"Folk songs, by the very nature of their definition, are 'people songs,'" says folk troubadour Rich Bala. The guitarist and dulcimer-player from the mid-Hudson Valley recently brought his repertoire of classic folk tunes --- along with his own compositions about rivers, sloops, and cows --- to Rochester.
But he couldn't be found in a concert hall, coffeehouse, or barroom. When Bala came through town on October 11, he didn't have to belly up to a microphone under hot stage lights or slurp tepid coffee in a dismal, graffiti-covered dressing room.
Instead, he was happily perched on a folding chair, playing sans amplification, cigarette smoke, or noise to an appreciative crowd over at Ray Baumler's house.
Folk concerts held in houses like Baumler's are part of a growing trend, born of a desire to free folk from the forces of commercialism and return it to the folks themselves.
Baumler lives in a cul-de-sac on Janice Drive, an unassuming suburban street in Chili. This seemingly unlikely live music venue actually suits folk music perfectly.
Cars started rolling in around 7:45 p.m. that night. People let themselves in the front door. Host/promoter Baumler warmly greeted everyone, collecting a $10 cover from fellow members of The Golden Link Folk Singing Society and $12 from non-members. Coats were piled high, along with instruments, in the spare bedroom that would later serve as Bala's lodging. The audience members milled about Baumler's living room and kitchen, eagerly awaiting the show.
This is "music as it should be; in the home, from the heart," declare the folks behind the Web site www.houseconcerts.com. The site lists over 100 "acoustic listening rooms" in 29 states and Canada, but there are undoubtedly hundreds more run by people taking this DIY approach.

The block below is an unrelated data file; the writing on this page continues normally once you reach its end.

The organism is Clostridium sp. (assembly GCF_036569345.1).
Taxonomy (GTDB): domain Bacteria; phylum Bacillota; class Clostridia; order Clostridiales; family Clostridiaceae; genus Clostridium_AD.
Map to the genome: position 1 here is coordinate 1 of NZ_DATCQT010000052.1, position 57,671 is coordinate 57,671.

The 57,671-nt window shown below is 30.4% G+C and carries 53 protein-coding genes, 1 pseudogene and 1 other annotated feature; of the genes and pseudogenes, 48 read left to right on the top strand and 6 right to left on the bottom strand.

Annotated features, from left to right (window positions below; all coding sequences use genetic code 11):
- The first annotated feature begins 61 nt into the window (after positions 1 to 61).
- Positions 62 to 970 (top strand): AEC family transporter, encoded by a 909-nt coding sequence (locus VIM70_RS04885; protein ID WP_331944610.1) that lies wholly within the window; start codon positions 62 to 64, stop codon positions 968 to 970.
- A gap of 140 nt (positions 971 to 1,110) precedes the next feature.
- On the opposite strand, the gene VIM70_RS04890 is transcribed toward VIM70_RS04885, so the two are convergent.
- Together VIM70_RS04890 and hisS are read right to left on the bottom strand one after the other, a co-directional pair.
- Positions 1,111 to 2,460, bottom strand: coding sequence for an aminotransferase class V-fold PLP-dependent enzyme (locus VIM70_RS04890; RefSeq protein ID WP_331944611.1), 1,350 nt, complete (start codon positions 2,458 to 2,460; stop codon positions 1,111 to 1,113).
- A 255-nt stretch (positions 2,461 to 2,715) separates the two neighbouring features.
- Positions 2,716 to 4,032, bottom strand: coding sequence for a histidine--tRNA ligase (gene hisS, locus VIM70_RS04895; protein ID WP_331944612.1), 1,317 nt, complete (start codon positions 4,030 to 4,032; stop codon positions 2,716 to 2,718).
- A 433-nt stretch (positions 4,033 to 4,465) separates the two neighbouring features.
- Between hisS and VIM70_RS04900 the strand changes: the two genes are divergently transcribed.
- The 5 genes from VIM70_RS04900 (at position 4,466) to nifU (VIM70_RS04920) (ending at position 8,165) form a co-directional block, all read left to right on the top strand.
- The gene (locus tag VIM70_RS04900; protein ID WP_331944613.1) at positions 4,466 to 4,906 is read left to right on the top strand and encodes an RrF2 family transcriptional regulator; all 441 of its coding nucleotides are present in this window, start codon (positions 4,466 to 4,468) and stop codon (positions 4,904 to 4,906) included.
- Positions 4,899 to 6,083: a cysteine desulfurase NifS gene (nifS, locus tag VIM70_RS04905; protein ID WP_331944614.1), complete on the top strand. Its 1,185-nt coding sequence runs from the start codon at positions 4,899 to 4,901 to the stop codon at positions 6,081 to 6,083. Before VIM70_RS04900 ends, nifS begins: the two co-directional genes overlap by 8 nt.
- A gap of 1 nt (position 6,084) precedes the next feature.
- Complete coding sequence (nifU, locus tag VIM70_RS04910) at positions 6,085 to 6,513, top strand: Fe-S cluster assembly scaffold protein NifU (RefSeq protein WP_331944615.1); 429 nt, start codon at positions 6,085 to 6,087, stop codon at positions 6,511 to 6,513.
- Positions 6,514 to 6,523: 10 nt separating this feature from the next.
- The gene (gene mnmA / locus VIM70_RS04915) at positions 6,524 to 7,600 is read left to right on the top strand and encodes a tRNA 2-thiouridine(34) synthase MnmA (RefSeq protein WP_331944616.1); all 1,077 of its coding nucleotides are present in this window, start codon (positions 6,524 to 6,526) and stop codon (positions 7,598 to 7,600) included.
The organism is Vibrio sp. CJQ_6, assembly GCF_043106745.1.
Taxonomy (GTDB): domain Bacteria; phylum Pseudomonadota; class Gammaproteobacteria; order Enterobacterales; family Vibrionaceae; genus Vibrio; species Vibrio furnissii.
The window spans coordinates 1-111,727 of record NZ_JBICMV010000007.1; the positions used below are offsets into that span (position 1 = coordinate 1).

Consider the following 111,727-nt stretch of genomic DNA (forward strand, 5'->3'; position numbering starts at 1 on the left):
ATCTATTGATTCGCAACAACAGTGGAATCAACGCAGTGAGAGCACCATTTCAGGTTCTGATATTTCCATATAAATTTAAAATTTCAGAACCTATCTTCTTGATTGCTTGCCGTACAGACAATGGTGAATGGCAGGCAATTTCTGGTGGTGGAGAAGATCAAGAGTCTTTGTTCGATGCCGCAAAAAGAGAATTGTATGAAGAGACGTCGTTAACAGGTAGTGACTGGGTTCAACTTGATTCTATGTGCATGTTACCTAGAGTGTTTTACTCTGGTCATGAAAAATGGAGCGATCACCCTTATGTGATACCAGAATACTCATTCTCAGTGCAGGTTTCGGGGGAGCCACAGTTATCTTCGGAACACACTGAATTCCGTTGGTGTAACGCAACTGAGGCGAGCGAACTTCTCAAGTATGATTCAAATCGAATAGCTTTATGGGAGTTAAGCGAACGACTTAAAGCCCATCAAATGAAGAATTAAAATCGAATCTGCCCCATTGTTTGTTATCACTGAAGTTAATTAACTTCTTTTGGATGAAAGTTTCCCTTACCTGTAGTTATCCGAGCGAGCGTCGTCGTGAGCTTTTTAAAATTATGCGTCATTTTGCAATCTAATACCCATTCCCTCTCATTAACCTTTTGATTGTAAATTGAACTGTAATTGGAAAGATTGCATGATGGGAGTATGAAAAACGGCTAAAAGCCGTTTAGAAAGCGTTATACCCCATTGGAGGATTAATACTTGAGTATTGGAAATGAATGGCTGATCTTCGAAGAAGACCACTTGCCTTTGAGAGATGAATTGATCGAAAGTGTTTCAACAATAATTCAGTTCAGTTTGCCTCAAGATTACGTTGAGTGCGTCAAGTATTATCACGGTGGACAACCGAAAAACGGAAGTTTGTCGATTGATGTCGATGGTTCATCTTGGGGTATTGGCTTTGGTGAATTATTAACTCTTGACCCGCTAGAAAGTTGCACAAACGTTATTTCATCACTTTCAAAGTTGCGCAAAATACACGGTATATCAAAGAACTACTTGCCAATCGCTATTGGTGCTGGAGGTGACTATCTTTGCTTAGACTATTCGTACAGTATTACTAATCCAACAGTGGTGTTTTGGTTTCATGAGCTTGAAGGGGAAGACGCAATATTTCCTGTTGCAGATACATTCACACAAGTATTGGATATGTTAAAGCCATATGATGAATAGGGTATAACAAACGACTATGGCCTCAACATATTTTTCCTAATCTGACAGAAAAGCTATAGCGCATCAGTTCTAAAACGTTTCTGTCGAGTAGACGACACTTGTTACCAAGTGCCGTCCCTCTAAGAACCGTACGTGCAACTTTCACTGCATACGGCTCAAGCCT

A folk singer himself, Baumler has hosted concerts in his home for the past three years. His pad fills a gap in a folk scene, where audiences can be lean and club shows too costly to present.
"I don't know if you'd say the market [for folk music] was soft," Baumler says. "The idea is that we can afford it, because we don't pay for sound or the facility."
When concerts are put on in clubs, someone's almost always losing money --- usually the performer. Baumler has little overhead. The proceeds go to the artist, who is also put up in a guest bedroom and fed a home-cooked meal.
"For this music, it seems to be a perfect fit," says Bala. "When a lot of these old traditional songs were first being performed, there was no performer, no audience, just everybody sitting around singing the songs. This is almost like reverting back to those days."
Jeff Rice started presenting concerts in his Fairport home this year after falling in love with the concept. "My sister has been hosting [house concerts] down in Allentown, Pennsylvania, for two years now," he says. "I'd gone to some of her concerts and was just really impressed with the whole house concert experience. It was something that I had to do."
Rice plans on hosting one concert a month between March and November of next year. But though that would make his home a fairly regular folk venue, he's not worried about not having an entertainment license. As far as city officials are concerned, he doesn't really need one.
"If they're charging money, it could come under the guise of a commercial activity," says Tony Mittiga of the city's permit office. "But if it's just people gathered at a house, giving a few bucks for somebody there who's going to perform, that might be a different story." In other words, just as city code enforcers don't go around busting up garage sales, house concerts fly below radar.
"I would probably say, depending on the numbers, it would be hard to distinguish between that and somebody just having a party," says Art Ientilucci, the city's Director Of Zoning.
Baumler's not getting rich hosting these shows, he just breaks even. "We're a not-for-profit organization," he says of the Golden Link Society. "I do have beer, but I don't sell anything."
As the house concert phenomenon continues to flourish --- it's been spreading "like wildfire in the last two years," Bala says --- some hosts have been turning their homes into de facto folk clubs. But Bala says those hybrid gigs lack the grassroots, "homey appeal" of real house concerts.